At least 500 Europeans fighting with Syria rebels, study finds, stoking radicalization fears

Ex-U.S. soldier Eric Harroun, of Phoenix, Arizona, who was arrested upon returning to the U.S. from Syria and who now faces charges of fighting alongside a group labeled as a terrorist organization by the U.S. government. YouTube

LONDON Hundreds of Europeans have joined rebel forces in Syria to fight against Bashar Assad, according to the most comprehensive study on the issue to date, and while their motivations vary from thrill-seeking to religious conviction, the European Union's counter-terrorism chief warns some of them could return home as dangerous Islamic radicals.

The EU's Gilles de Kerchove told the BBC there were at least 500 Europeans taking part in Syria's civil war, and it was "likely many of them will be radicalized" fighting alongside some of the known Muslim extremist militias in the country, and that the returning EU nationals would pose, "a serious threat" to security in European nations.

Peter Neumann, Director of the International Centre for the Study of Radicalization (ICSR) at London's King's College, was led the report. He believes the number of fighters from countries including the United Kingdom, France, Germany, Sweden and Belgium to be "at least in the mid-hundreds to high-hundreds."

Neumann admits it is difficult to record the exact number of European nationals leaving for Syria but, if anything, he says the estimates in the report are at the conservative end of the range.

While the ICSR study focused on European nationals, the United States is also susceptible to the threat, and Americans have joined the bloody Syrian civil war.

One prominent case is that of ex-U.S. soldier Eric Harroun from Phoenix, Arizona, who was arrested upon his return to the U.S. after posting videos from the front-lines on YouTube. He was charged with using a weapon outside the U.S. and fighting alongside a designated terrorist group: Jabhat al-Nusra. Harroun is now facing a potential 30-year prison sentence, or even the death penalty if convicted of the most serious offenses.

In the wake of the Boston Marathon bombings, fear of U.S. nationals becoming radicalized is particularly high. Professor Neumann notes that if the Boston bombers had received hands-on, front-line military training, their attacks could have been far more deadly.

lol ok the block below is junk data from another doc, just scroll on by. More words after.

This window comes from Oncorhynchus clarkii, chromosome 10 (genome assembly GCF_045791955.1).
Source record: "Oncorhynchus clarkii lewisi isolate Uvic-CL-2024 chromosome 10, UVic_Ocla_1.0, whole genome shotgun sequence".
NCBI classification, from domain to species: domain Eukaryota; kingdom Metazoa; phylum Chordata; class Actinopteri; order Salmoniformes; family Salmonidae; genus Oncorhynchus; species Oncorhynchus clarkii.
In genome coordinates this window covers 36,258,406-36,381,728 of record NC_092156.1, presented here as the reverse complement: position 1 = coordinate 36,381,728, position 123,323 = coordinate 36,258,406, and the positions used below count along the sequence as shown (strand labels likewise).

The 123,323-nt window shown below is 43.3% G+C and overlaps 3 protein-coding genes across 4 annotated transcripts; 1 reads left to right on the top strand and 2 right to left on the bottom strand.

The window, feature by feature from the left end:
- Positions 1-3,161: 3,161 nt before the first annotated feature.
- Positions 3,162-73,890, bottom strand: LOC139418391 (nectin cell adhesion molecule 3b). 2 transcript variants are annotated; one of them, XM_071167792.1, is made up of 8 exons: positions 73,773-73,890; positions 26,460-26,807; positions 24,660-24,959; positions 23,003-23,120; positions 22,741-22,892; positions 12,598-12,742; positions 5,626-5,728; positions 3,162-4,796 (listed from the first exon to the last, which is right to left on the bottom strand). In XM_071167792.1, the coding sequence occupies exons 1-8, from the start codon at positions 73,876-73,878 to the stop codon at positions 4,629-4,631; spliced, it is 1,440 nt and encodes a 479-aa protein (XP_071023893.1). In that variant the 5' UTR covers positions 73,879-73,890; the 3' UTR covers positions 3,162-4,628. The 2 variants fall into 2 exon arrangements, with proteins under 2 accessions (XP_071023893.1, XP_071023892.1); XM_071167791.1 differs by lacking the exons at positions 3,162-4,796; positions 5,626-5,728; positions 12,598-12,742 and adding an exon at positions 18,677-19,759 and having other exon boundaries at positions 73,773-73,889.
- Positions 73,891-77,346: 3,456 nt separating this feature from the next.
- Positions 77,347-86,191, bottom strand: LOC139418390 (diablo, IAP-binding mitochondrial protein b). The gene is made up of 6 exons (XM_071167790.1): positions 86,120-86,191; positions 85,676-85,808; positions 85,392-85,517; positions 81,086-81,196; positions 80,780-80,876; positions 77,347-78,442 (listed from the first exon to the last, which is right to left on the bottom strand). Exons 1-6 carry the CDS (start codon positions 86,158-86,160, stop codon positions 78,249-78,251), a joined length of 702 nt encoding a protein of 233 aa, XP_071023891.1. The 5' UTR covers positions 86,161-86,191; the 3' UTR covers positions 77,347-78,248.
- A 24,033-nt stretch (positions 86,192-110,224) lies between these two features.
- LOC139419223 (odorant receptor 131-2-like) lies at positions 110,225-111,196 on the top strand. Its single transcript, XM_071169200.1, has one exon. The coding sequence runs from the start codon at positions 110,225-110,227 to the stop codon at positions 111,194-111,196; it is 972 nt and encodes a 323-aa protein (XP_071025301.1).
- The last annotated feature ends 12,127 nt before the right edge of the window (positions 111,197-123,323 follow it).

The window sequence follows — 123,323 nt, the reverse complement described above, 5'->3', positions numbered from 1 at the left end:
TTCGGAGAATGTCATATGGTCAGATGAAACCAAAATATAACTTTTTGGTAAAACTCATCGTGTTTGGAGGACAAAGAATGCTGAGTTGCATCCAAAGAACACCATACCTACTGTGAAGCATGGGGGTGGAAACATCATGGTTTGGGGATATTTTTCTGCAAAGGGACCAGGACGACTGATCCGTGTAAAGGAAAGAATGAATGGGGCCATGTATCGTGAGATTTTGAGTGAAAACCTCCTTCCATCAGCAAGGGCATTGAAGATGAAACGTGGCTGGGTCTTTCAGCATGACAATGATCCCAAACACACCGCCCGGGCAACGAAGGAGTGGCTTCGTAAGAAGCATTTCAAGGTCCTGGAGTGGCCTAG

More than 70,000 people have died in the two-year Syrian war.

The ICSR report says the Europeans who've entered the war are almost all Muslim, but few have any clear connections to Syria such as relatives or acquaintances. Some are fighting for the first time, while others are known to have previously joined the battles in Iraq and Afghanistan.

They are driven by a combination of motivations, says Neumann. Some are "seeking thrill, adventure; they want to go out there and fight. They are often young men."

Others, he says, are driven by "a strong moral imperative because they do believe that their people, the Muslim people, Sunni Arab Muslims, are being killed and slaughtered and tortured by the Assad regime, and they want to do something to help them and to support them."

European intelligence services are concerned these fighters may join jihadist groups linked to al Qaeda, at least one of which -- Jabhat al-Nusra -- has become one of the most lethal enemies facing Assad's forces. There are concerns that young European nationals could learn bomb-making and other lethal skills from the militants and later return to Europe as potential terrorists-in-waiting.

"It has happened certainly in the case of Afghanistan, it's certainly happened in the case of Iraq," explains Neumann. "People have gone abroad, come back and then taken their skills and used it in order to turn to targets of the West... so the fear is, of course, that even if these people go to Syria not necessarily interested in connecting to al Qaeda, that they will meet al Qaeda people on the ground in Syria, potentially may connect to them and may return to Western countries and use those connections to become more deeply involved in terrorism."

Intelligence agencies across Europe have been advised to investigate their respective nationals thoroughly upon their return from Syria.

Neumann, citing conversations with intelligence officials in Europe, warns that Syria has become "the number 1 mobilizer for Islamists and jihadists in the last 10 or 20 years... more people from Europe are being mobilized than in all the other foreign conflicts that have happened for the past 20 years taken together."

  • Ella Flaye

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